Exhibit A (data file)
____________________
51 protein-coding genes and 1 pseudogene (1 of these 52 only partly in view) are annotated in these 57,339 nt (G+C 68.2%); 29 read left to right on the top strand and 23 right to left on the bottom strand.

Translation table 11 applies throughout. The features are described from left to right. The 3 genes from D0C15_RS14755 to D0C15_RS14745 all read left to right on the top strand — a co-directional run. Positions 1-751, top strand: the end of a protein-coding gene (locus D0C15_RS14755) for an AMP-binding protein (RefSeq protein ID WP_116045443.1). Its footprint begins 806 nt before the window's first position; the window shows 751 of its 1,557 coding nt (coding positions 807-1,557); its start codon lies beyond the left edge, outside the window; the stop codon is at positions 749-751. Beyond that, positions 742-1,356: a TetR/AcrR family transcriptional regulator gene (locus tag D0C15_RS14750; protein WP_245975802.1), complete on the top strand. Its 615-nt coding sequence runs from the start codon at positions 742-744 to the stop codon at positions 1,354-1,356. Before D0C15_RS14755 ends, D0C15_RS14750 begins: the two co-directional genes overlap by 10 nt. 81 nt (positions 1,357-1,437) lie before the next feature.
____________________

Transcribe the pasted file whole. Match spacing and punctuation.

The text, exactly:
51 protein-coding genes and 1 pseudogene (1 of these 52 only partly in view) are annotated in these 57,339 nt (G+C 68.2%); 29 read left to right on the top strand and 23 right to left on the bottom strand.

Translation table 11 applies throughout. The features are described from left to right. The 3 genes from D0C15_RS14755 to D0C15_RS14745 all read left to right on the top strand — a co-directional run. Positions 1-751, top strand: the end of a protein-coding gene (locus D0C15_RS14755) for an AMP-binding protein (RefSeq protein ID WP_116045443.1). Its footprint begins 806 nt before the window's first position; the window shows 751 of its 1,557 coding nt (coding positions 807-1,557); its start codon lies beyond the left edge, outside the window; the stop codon is at positions 749-751. Beyond that, positions 742-1,356: a TetR/AcrR family transcriptional regulator gene (locus tag D0C15_RS14750; protein WP_245975802.1), complete on the top strand. Its 615-nt coding sequence runs from the start codon at positions 742-744 to the stop codon at positions 1,354-1,356. Before D0C15_RS14755 ends, D0C15_RS14750 begins: the two co-directional genes overlap by 10 nt. 81 nt (positions 1,357-1,437) lie before the next feature.